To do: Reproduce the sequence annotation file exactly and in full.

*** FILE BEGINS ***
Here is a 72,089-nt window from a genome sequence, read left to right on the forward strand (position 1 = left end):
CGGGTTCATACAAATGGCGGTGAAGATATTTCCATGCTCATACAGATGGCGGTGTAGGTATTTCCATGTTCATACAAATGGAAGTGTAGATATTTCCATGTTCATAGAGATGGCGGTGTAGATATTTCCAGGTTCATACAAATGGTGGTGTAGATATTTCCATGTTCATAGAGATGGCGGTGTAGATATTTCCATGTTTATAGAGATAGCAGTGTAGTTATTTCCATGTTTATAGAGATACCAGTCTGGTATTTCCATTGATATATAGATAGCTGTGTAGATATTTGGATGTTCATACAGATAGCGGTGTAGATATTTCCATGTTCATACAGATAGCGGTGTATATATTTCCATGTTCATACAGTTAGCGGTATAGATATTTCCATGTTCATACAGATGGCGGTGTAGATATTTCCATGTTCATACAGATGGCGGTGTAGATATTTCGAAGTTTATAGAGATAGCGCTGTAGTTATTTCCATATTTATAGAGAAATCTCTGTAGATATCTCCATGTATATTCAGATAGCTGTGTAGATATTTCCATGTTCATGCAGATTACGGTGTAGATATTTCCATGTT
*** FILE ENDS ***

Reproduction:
Here is a 72,089-nt window from a genome sequence, read left to right on the forward strand (position 1 = left end):
CGGGTTCATACAAATGGCGGTGAAGATATTTCCATGCTCATACAGATGGCGGTGTAGGTATTTCCATGTTCATACAAATGGAAGTGTAGATATTTCCATGTTCATAGAGATGGCGGTGTAGATATTTCCAGGTTCATACAAATGGTGGTGTAGATATTTCCATGTTCATAGAGATGGCGGTGTAGATATTTCCATGTTTATAGAGATAGCAGTGTAGTTATTTCCATGTTTATAGAGATACCAGTCTGGTATTTCCATTGATATATAGATAGCTGTGTAGATATTTGGATGTTCATACAGATAGCGGTGTAGATATTTCCATGTTCATACAGATAGCGGTGTATATATTTCCATGTTCATACAGTTAGCGGTATAGATATTTCCATGTTCATACAGATGGCGGTGTAGATATTTCCATGTTCATACAGATGGCGGTGTAGATATTTCGAAGTTTATAGAGATAGCGCTGTAGTTATTTCCATATTTATAGAGAAATCTCTGTAGATATCTCCATGTATATTCAGATAGCTGTGTAGATATTTCCATGTTCATGCAGATTACGGTGTAGATATTTCCATGTT